“One of the single most beautiful spots in the world.” –2010 Society of American Travel Writers statement about Miscou Island when awarding the island with a Phoenix Award
“You should definitely go to Miscou Island. The lighthouse is beautiful, and the beaches are private for miles and miles.”
John, my husband, and I were sitting at the bar of Joey’s Pub and Eatery in Bathurst, New Brunswick, Canada, this past July, eating dinner and talking with waiter/bar-tender, Chris. We were nearing the last couple of days of what had been a delightful two-week stay. In the course of our conversation, Chris asked if we had ever visited Miscou Island. It was after this engaging dialogue that we decided to drive nearly two hours in order to discover this geographical treasure.
Due to its proximity to Prince Edward Island, home of Anne of the Green Gables book series author, Lucy Maud Montgomery, and Nova Scotia, a whale-watching destination, New Brunswick is often written off as a “go-through” province. In fact, our family discovered this jewel-of-a-province while driving to PEI. However, New Brunswick, as we have since discovered, is, and should be considered, a destination unto itself. In fact, Miscou Island, as we learned, is one more reason to vacation in New Brunswick.
After a delightful breakfast at 748 Restaurant, John and I, along with our daughter and friend, headed down the scenic Acadian Coastal Drive. Traversing this route, we made our through several towns and sites we had previously visited including: Grande Anse with its beautiful beaches and Pope’s Museum; the Village Historique Acadien, a historical reconstruction of more than 40 buildings that portrays Acadian life between 1770 and 1949; the quaint, French-speaking town of Caraquet, considered the capital of Acadia as it roots are deeply steeped in the Acadian families who settled there after forced deportation by the British in 1755; and Shippagan, home of the beloved New Brunswick Aquarium and Marine Center (a great place to see blue lobsters!).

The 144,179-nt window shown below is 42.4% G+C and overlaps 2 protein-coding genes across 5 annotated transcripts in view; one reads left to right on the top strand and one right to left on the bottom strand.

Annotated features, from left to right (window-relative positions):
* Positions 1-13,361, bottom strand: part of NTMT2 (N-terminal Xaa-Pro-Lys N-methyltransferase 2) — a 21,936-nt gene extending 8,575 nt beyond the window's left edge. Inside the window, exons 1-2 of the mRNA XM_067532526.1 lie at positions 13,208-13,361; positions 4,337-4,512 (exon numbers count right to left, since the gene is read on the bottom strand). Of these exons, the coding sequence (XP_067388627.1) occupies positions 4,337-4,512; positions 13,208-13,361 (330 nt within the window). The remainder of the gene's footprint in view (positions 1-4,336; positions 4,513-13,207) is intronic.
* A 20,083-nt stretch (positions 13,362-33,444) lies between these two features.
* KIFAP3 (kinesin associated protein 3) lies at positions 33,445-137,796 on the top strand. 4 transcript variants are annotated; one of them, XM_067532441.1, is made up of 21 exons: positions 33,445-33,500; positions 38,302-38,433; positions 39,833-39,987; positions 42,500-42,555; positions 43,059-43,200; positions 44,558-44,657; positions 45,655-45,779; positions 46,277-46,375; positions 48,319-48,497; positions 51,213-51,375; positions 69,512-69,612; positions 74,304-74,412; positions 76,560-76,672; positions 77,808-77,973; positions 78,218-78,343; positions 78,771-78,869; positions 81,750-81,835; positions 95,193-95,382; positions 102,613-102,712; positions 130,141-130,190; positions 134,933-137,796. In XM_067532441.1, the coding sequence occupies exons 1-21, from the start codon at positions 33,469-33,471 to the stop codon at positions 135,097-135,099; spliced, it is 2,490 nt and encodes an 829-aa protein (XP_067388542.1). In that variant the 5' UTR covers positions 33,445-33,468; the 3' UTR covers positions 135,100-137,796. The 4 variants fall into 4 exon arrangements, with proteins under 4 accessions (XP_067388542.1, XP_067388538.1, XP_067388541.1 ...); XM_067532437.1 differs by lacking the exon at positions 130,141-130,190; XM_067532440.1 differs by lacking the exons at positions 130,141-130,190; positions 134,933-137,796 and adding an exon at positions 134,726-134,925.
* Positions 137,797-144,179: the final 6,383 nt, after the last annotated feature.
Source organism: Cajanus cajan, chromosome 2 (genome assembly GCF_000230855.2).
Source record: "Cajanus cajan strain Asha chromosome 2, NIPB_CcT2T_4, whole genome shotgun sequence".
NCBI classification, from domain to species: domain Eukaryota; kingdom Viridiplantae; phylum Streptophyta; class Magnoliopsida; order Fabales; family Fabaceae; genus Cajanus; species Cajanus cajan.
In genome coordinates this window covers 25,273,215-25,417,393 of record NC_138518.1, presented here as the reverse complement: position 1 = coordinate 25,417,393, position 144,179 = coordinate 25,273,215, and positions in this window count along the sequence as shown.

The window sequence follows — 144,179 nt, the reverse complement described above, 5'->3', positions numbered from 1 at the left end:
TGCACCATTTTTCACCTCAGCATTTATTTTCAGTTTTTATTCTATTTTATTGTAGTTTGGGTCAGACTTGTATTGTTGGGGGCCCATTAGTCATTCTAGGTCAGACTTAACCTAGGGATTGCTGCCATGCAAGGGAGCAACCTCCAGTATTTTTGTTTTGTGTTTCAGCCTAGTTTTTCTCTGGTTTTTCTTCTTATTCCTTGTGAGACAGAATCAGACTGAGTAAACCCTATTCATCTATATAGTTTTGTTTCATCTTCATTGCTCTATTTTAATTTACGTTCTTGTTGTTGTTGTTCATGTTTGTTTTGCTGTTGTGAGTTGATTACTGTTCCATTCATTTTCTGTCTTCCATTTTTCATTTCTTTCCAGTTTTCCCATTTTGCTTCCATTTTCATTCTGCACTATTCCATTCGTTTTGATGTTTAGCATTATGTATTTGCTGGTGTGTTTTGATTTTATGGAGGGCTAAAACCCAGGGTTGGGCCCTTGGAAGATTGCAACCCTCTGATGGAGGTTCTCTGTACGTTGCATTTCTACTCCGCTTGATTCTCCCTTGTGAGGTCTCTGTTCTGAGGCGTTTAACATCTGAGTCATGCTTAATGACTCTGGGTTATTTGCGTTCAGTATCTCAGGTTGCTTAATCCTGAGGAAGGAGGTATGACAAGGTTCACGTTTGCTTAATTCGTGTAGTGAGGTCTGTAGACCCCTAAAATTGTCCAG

Finally, we crossed a drawbridge, built in the 1950s, connecting Shippagan to Lameque Island, a New Brunswick location we had never before visited. Aboriginal people from the Micmac nation originally settled and named it. Later, French explorer, Nicolas Denys, established a trading post on the island around 1645, but soon abandoned it. A little over 100 years later, the first permanent settlers began arriving on the island. Then, after the British deportation of 1755-1763, five families from PEI make Lameque Island their home in the 1780s. In fact, two of those original communities, Lameque and Sainte-Marie-Saint-Raphael, still remain. Currently, there are approximately 6,000 residents making a living on this picturesque island working in industries such as fishing and peat moss as well as the recently established windmill industry—which we drove past on our way to Miscou Island.
We left Lameque Island and crossed over to Miscou Island via the 2,000-meter Miscou Island Bridge, which opened in 1996 and replaced a cable-ferry. Both Lameque and Miscou Islands separate the Bay of Chaleur from the Gulf of Saint Lawrence. Furthermore, Miscou, interestingly enough, is actually formed by a group of islands attached by bays.